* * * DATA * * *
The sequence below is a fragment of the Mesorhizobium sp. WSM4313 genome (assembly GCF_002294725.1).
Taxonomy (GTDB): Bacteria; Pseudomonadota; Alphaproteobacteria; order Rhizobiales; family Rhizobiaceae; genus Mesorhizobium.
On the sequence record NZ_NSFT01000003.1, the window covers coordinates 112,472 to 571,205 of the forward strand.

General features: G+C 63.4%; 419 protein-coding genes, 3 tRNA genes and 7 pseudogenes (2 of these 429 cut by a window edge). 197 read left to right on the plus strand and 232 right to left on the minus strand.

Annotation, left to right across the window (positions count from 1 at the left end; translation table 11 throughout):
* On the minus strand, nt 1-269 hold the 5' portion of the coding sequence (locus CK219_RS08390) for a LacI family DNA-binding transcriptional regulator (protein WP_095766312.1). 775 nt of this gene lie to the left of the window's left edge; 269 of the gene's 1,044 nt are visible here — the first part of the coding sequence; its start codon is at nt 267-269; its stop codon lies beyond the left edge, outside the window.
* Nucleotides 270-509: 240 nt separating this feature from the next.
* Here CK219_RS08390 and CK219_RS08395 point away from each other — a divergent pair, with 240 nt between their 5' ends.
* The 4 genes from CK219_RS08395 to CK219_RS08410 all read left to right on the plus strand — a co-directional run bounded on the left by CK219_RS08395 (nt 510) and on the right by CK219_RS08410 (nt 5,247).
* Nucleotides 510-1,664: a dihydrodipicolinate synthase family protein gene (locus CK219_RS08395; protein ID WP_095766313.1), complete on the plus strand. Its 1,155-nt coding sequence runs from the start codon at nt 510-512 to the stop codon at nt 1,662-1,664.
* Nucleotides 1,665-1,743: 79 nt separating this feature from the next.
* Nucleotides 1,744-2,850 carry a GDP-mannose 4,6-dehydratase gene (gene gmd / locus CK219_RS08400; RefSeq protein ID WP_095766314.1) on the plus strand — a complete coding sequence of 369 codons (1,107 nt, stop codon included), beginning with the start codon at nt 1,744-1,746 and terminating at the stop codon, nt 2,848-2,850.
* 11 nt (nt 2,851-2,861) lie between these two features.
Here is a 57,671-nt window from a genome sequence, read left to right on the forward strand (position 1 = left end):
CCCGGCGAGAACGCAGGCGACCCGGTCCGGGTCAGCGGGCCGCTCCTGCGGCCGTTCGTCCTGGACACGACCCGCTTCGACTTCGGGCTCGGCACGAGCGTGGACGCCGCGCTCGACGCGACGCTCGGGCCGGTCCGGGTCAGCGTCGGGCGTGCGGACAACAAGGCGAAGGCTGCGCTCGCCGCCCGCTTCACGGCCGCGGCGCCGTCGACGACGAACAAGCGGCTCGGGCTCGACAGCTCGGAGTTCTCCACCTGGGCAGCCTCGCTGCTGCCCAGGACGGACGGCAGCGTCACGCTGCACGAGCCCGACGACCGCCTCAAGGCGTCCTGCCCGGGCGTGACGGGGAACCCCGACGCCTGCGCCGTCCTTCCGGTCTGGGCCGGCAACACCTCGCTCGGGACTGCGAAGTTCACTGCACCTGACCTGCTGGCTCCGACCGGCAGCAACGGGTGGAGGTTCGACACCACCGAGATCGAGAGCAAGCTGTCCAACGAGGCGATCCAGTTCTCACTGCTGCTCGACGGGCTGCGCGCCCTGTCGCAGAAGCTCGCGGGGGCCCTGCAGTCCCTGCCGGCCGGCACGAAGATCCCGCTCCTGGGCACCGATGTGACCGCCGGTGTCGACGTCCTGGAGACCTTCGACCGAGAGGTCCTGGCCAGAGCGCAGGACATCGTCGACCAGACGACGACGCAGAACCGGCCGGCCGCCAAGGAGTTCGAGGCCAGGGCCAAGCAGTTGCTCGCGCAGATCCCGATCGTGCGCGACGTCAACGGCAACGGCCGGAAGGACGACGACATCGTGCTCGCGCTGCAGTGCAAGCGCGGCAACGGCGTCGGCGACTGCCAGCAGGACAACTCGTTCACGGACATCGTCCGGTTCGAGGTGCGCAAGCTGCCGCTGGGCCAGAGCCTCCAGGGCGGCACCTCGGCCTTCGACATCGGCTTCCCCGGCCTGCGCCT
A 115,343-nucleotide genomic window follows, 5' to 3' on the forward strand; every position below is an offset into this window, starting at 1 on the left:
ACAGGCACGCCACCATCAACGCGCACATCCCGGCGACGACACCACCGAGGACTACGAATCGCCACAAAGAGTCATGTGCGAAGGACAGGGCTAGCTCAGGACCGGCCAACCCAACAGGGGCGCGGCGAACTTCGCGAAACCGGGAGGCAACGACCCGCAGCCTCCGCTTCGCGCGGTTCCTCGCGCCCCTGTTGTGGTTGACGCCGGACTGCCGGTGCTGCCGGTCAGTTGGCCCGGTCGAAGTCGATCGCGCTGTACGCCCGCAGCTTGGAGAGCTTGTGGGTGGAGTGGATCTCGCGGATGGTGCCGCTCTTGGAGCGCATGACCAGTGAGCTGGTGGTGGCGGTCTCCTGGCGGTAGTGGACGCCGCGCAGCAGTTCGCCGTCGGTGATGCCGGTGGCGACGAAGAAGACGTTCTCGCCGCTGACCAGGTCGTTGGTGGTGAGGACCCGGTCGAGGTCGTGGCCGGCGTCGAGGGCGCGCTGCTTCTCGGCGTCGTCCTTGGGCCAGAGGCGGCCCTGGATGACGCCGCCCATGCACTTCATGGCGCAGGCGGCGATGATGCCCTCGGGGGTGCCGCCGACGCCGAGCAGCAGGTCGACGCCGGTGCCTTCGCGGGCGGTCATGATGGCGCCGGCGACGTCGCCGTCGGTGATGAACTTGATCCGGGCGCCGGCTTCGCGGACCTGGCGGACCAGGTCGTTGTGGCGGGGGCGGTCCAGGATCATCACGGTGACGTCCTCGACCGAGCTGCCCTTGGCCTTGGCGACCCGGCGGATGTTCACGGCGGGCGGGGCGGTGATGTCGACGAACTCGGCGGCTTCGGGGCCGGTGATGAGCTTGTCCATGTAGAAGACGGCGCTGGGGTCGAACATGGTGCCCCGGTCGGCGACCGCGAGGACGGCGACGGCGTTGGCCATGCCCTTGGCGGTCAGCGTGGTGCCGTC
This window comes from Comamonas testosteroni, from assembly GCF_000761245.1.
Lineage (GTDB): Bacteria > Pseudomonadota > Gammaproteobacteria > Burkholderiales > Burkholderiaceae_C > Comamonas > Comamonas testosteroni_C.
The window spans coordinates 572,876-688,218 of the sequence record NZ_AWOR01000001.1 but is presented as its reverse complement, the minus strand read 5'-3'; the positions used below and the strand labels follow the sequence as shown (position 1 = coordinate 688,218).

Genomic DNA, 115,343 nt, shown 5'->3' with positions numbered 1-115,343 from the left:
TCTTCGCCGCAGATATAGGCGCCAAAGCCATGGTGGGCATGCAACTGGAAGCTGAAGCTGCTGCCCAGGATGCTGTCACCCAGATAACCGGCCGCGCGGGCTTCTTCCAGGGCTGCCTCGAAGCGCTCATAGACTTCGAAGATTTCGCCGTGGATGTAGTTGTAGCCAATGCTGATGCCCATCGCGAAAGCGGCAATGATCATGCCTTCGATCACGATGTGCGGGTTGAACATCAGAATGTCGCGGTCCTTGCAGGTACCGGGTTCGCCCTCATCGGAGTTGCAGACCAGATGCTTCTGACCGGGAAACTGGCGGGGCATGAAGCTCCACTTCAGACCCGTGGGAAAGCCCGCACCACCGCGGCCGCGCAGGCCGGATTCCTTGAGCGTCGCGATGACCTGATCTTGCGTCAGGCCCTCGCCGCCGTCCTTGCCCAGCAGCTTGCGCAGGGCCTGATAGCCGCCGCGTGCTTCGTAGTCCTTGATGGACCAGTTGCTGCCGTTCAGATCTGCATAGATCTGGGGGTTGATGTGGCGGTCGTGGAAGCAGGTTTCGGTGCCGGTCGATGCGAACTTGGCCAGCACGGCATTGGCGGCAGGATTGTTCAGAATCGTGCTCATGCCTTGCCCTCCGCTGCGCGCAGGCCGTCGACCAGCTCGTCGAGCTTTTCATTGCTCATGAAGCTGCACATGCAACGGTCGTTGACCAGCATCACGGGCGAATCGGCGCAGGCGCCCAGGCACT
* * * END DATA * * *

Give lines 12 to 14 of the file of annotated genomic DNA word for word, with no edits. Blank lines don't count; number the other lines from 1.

* Nucleotides 1,744-2,850 carry a GDP-mannose 4,6-dehydratase gene (gene gmd / locus CK219_RS08400; RefSeq protein ID WP_095766314.1) on the plus strand — a complete coding sequence of 369 codons (1,107 nt, stop codon included), beginning with the start codon at nt 1,744-1,746 and terminating at the stop codon, nt 2,848-2,850.
* 11 nt (nt 2,851-2,861) lie between these two features.
Here is a 57,671-nt window from a genome sequence, read left to right on the forward strand (position 1 = left end):